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Ruby History/ detective work

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timmy!

Rough_Rock
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Aug 1, 2006
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I''ve spent a long long time building a ruby engagement ring, because they are of historical significance to my perspective fiancés family. Now that I am getting closer to proposing, I want to try and explore the ring that inspired all this. Right now I know very little, but i''ll find out more as I talk to her mother.

How do I learn as much as I can about this rock, without sending it to a lab. I don’t need hard core guaranteed science, as I''m not trying to determine value rather piece together a bit of romantic history.

It''s not a stellar stone, and is really pink set in yellow gold. It''s highly included, and cloudy, but cut symmetrically, and gives off a little light. I''ll get a better date when I can, but it was probably purchased in the early 1900''s no later than 1920. Again, I have no lab access, and 5 days to learn what I can. How do I find out everything I can about this ruby, or at least some cool facts about rubies purchased in this time period.

oldruby1234.jpg
 

timmy!

Rough_Rock
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Aug 1, 2006
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Wow, I'm getting crickets on this one. I found out it was purchased in 1913 from a small jeweler in Rochester. I have been looking all over the web for info about rubies from that time. So far all I've found was a short blurb

""The first major group is the "hot electric pink". These are the stones that were readily available in jewelry stores during our parents' and grandparents' times. ""

Does anyone know where I can read more about rubies purchased in this time? Is the hot pink color a clue? Was there a prominant mine or region that produced rubies in this time frame? Any scraps or articles would be helpful.

Anything?
 

innerkitten

Ideal_Rock
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Aug 1, 2003
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5,623
There are a few ruby experts around here sometimes but I'm not sure where they are. palagems.com might have some articles about the history. Seems they have good info in general. The guy over there wrote a whole book about rubies and sapphires and you can view some chapters
http://www.ruby-sapphire.com/r-s-book.htm
Maybe someone here will post.

p.s. I like the bright pink rubies.
 

Richard Sherwood

Ideal_Rock
Joined
Sep 25, 2002
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4,924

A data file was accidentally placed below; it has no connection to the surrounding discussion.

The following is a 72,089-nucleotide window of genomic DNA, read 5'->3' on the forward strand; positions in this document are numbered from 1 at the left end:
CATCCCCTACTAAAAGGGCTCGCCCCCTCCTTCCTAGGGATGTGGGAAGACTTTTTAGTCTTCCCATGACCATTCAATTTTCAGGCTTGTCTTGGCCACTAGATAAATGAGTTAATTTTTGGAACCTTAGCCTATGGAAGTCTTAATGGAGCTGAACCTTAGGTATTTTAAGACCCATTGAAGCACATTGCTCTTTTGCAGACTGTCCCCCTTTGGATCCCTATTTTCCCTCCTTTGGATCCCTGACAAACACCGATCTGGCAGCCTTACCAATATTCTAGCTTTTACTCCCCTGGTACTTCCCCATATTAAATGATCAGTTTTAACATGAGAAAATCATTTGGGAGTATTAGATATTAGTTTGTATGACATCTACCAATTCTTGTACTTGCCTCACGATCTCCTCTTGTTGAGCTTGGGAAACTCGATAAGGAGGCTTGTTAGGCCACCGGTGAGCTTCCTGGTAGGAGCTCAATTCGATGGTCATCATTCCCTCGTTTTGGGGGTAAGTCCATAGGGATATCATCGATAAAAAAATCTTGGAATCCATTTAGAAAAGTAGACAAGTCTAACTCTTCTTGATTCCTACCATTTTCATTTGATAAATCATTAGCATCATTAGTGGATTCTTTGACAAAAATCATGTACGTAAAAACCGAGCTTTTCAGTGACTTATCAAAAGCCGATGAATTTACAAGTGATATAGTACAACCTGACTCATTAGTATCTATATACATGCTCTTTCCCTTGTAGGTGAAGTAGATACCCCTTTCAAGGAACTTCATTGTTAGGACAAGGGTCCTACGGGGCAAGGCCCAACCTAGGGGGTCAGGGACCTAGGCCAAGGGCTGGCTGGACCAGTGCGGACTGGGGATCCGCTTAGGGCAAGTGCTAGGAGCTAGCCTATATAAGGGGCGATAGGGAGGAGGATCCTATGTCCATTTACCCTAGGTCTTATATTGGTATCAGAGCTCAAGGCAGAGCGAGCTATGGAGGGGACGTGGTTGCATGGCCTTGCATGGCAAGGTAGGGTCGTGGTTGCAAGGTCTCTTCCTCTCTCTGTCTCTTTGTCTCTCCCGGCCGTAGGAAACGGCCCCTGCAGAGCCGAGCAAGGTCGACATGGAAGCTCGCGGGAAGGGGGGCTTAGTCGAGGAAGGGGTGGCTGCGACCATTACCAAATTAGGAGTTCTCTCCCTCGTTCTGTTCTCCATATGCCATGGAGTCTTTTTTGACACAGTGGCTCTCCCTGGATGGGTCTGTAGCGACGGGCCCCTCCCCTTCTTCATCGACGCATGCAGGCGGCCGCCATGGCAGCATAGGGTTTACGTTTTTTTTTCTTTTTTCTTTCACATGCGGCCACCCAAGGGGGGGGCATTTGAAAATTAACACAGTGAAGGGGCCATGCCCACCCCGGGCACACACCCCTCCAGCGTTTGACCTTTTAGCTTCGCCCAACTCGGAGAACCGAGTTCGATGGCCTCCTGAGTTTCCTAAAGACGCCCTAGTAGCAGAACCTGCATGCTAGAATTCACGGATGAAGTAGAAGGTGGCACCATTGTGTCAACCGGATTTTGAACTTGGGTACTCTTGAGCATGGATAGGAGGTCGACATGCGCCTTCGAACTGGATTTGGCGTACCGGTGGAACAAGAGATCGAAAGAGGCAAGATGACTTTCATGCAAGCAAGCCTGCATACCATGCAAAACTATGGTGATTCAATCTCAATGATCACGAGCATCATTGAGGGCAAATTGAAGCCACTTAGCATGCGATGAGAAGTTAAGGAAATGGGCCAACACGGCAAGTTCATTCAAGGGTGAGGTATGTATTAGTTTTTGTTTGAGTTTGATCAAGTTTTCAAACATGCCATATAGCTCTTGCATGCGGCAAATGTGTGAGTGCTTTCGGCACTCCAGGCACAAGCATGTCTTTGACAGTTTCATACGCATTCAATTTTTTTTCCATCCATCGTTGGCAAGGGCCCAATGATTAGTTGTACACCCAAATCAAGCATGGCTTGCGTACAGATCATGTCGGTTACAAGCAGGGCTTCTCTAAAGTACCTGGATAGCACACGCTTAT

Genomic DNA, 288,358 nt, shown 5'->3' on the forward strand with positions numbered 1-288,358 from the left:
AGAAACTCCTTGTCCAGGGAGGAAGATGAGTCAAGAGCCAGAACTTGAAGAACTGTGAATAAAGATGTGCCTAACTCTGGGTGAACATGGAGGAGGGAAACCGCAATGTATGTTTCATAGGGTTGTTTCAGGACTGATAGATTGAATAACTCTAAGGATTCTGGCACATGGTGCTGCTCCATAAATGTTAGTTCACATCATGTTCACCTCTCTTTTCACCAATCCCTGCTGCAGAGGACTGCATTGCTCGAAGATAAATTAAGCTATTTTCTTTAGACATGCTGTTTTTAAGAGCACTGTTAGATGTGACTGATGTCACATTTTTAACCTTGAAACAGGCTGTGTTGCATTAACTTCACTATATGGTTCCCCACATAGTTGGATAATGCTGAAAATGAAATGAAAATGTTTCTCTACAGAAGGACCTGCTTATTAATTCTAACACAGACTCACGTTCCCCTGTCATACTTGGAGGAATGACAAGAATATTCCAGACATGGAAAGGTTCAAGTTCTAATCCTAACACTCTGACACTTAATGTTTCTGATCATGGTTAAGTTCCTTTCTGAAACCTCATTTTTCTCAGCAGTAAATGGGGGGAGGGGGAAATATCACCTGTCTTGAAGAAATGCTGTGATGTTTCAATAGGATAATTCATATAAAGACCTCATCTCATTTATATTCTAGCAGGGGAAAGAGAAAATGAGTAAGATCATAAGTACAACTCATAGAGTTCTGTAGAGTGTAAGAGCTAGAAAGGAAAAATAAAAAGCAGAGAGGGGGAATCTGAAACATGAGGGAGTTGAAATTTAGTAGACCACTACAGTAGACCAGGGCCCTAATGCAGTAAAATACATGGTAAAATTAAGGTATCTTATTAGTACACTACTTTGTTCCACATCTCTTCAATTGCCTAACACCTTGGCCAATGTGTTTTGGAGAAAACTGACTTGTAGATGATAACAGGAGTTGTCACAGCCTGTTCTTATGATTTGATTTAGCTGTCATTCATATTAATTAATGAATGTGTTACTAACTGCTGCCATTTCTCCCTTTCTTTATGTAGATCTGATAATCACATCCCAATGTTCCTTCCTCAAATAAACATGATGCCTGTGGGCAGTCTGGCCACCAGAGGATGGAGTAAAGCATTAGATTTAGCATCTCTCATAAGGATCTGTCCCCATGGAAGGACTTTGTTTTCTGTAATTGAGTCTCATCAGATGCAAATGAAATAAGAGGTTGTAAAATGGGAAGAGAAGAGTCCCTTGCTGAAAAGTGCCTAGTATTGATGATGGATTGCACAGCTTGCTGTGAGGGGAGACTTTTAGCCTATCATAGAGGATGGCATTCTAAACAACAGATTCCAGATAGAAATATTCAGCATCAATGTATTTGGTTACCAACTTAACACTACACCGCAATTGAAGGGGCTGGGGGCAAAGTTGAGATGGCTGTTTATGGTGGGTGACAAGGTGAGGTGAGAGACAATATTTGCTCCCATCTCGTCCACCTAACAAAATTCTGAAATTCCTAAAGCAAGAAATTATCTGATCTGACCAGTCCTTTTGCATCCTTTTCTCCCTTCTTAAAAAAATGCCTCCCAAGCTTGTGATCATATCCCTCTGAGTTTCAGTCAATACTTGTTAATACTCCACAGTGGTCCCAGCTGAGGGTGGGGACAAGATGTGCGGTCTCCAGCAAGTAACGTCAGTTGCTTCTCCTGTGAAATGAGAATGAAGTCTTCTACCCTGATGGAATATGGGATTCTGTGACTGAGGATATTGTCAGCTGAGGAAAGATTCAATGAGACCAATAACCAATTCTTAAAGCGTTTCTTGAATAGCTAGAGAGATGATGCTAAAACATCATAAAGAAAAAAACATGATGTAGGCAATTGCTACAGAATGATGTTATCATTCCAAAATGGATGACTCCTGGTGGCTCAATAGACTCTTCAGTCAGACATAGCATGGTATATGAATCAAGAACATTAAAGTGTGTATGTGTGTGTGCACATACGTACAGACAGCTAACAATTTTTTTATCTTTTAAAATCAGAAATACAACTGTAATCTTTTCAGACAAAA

Date: 12/20/2006 7:34:20 AM
Author: timmy!

Anything?
Well.....you asked.

I strongly suspect the ruby is a Verneuil type flame fusion synthetic, which came out strong on the market a little after the turn-of-the-century.

The main reason I suspect this is because of the cut.

One, because the cutting machine capable of producing a round outline was invented in 1905, and was used basically in Europe and the United States. Most rubies then were "native cut" stones, cut usually in their (third world) country of origin. These cutters did not have access to the cutting machine capable of producing a round outline.

On the other hand, round synthetic rubies were cut en masse at this period of time in Europe and the US.

Secondly, because of weight retention reasons, most natural rubies are usually cut in an oval or cushion shape. The rough ruby crystal lends itself easily to these shapes, while usually cutting a round shape will end up "wasting" a lot of material.

On the other hand, the rough "boule" of Verneuil type synthetic ruby lends itself easily to a round shape. There's also no problem with "wasting" material, as it is inexpensive.

Although your comment that the ruby is "highly included" does not go along with the average flame fusion synthetic (they are usually close to flawless), there was a practice of "quench crackling" them to replicate the highly included look of a natural stone. The synthetic would be heated and then tossed in water, producing an internal network of "crackling" with a similar appearance to natural inclusions.

The color also has a synthetic "look" to it, in my opinion.

It would be interesting to hear what the lab results would be on it. It's a simple ID, which most gemologists wouldn't charge too much to do.

Sorry for possibly "non-romancing" the stone. On a positive note, many people were so thrilled at the successful synthesis of ruby that they used synthetics in many fine pieces of the day. They always had terrific color and lended themselves well to good matching of multiple stones. They have most the qualities of a natural ruby at a fraction of the price, and command a significant market in and of themselves.

Pretty ring.
 

timmy!

Rough_Rock
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Aug 1, 2006
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and you were correct sir. It was indeed a fake. The appraiser that did my e-ring took some pictures where you can see an effect that looks like a record (vinyl) on the surface of the stone.

It''s still sentimental.....but it''s not a ruby like the burmese beauty I bought.

Good call!
 

Richard Sherwood

Ideal_Rock
Joined
Sep 25, 2002
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4,924
Date: 1/8/2007 11:12:36 AM
Author: timmy!
and you were correct sir. It was indeed a fake. The appraiser that did my e-ring took some pictures where you can see an effect that looks like a record (vinyl) on the surface of the stone.

Good call!
Thanks for the feedback, Timmy. The "vinyl record look" is the characteristic growth pattern of the Verneuil flame fusion synthetic. It''s referred to as "curved striae".
 
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